John Fawcett

Ledgerbook Tales


30 x 40 in.
(framed) TBD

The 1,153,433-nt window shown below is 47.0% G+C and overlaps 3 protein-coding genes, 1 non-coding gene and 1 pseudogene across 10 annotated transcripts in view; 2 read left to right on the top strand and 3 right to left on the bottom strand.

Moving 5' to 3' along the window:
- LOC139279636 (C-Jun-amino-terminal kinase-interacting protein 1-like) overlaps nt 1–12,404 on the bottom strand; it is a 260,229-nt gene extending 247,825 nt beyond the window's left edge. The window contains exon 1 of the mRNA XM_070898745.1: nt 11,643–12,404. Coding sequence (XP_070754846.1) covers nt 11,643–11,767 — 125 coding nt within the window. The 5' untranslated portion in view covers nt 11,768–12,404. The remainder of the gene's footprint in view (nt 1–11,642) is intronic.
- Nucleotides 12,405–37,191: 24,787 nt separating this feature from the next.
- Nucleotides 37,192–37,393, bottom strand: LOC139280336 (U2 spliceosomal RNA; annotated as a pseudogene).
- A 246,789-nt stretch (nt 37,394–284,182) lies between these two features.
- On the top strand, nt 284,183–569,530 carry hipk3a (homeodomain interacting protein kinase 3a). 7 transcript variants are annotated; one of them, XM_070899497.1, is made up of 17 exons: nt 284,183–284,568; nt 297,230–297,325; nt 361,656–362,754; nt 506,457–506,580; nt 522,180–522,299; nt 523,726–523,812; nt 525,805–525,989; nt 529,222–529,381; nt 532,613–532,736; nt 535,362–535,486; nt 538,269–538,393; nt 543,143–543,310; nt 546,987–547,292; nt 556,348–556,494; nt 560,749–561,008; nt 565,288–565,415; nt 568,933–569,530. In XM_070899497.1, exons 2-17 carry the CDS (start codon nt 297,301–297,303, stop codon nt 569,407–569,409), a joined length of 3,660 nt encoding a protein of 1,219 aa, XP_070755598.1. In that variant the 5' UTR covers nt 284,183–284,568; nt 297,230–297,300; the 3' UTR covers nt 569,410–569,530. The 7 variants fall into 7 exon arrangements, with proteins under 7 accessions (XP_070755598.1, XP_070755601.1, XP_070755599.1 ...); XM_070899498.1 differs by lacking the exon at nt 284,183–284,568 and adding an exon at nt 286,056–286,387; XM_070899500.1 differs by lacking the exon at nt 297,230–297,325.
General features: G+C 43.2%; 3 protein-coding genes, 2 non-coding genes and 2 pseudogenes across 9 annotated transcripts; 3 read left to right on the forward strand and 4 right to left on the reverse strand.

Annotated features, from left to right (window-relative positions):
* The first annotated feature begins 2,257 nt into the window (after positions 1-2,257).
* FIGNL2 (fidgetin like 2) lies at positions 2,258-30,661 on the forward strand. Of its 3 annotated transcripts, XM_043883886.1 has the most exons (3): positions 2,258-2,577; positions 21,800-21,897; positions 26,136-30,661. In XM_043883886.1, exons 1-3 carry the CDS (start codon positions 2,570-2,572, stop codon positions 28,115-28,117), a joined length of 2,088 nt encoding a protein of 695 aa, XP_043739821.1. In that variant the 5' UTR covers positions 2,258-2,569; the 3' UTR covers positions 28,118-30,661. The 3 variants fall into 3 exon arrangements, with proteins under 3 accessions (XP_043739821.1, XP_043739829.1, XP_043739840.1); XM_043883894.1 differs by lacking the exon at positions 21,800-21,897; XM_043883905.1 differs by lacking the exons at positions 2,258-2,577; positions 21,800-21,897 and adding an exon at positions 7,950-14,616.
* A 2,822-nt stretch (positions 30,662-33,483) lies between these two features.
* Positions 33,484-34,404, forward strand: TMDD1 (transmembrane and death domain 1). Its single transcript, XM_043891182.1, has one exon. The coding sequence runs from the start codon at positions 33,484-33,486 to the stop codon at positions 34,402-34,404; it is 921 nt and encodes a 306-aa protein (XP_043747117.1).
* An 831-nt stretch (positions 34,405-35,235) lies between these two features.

Despite not having a written language, the Plains Indians had a unique way of passing on their history to future generations. There was a centuries-old tradition of recording hunts, deeds of bravery, and battles on buffalo hides (Winter Count Robes) and tipi liners. With the influx of white settlers, especially after the 1840s, the introduction of new materials—pencils, crayons, paper, and notebooks, either by trade, gift, or capture—made recording their history much more practical. The ledgerbook was a perfect tool for a nomadic people and could fit in a small pouch or parfleche. As one Lakota said, “The picture is the rope that ties memory solidly to the stake of truth.”